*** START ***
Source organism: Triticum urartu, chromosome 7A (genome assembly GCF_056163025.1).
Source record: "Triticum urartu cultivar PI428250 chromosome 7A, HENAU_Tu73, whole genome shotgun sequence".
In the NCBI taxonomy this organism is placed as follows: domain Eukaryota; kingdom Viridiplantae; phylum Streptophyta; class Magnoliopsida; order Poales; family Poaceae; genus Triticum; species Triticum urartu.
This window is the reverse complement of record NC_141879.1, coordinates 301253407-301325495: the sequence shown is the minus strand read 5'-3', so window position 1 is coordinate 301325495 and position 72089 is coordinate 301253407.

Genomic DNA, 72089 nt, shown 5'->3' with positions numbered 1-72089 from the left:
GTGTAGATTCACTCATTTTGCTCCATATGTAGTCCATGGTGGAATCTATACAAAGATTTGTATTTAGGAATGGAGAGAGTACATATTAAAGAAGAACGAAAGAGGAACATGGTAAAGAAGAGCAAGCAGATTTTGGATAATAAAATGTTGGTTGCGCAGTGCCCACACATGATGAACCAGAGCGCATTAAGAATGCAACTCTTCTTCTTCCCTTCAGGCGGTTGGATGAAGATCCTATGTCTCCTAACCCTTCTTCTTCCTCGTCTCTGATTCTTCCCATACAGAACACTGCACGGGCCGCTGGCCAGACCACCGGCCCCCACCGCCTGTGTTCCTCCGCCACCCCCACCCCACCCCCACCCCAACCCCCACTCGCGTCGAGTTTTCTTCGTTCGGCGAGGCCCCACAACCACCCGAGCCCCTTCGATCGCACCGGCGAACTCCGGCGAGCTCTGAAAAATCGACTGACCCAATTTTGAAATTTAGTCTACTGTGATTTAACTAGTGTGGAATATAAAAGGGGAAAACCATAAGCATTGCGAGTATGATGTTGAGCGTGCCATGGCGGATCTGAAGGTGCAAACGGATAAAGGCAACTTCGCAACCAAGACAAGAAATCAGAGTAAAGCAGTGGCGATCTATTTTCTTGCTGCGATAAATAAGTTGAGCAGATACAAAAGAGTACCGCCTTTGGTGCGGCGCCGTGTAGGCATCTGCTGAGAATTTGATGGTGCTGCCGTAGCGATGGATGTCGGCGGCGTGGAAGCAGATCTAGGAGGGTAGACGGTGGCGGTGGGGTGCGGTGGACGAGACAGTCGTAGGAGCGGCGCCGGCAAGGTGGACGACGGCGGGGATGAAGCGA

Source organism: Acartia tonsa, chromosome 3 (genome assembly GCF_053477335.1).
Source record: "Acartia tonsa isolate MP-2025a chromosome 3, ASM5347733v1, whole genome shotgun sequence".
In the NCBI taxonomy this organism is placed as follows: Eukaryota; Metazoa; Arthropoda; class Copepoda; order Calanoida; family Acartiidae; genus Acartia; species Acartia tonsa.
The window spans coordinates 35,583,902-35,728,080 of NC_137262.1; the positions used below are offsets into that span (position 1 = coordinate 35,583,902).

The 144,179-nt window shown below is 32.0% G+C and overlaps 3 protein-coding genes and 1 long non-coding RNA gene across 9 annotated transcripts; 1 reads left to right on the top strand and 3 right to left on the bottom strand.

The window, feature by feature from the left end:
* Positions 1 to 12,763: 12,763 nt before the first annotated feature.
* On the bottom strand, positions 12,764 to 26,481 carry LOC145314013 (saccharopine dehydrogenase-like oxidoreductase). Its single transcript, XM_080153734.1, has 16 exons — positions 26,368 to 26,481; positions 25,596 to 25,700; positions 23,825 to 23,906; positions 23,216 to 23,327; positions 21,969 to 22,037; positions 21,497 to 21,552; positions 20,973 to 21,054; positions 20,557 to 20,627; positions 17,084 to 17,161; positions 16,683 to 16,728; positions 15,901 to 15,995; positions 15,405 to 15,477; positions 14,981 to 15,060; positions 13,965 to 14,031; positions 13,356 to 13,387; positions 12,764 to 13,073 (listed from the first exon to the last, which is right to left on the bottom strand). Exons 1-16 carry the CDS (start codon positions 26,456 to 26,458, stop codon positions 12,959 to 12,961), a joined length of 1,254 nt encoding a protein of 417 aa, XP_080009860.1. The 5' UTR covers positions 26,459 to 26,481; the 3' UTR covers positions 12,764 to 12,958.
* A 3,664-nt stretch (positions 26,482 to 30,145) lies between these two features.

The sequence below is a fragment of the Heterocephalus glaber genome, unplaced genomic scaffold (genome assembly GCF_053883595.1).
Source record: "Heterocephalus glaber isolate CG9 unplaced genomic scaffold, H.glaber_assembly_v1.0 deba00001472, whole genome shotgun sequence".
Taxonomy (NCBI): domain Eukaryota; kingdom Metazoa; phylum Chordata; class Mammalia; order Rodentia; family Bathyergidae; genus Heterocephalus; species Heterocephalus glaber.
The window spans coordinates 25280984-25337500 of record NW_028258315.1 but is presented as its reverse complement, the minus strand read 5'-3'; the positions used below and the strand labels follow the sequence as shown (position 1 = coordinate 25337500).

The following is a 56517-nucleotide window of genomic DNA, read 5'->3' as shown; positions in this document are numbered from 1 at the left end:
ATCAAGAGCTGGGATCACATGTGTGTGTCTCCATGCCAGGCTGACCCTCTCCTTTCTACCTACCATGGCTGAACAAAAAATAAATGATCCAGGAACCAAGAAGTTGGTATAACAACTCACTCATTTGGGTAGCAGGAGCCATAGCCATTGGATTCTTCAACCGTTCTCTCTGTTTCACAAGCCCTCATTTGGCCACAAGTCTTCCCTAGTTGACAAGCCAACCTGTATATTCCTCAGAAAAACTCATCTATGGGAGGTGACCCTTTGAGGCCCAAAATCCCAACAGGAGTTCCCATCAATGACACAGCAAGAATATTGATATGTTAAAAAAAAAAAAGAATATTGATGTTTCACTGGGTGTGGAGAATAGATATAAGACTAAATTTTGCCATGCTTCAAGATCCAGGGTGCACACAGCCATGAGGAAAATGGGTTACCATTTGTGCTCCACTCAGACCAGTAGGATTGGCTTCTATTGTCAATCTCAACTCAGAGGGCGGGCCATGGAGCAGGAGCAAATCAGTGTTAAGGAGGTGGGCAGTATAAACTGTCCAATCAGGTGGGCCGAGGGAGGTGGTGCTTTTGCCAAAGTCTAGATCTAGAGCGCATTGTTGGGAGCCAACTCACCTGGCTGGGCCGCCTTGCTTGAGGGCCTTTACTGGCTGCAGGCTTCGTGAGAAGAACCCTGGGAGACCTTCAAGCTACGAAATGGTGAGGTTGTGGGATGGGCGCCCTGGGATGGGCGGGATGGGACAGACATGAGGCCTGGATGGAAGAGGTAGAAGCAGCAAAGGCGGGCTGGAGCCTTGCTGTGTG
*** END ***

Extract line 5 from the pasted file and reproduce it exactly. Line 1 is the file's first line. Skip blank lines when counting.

Genomic DNA, 72089 nt, shown 5'->3' with positions numbered 1-72089 from the left: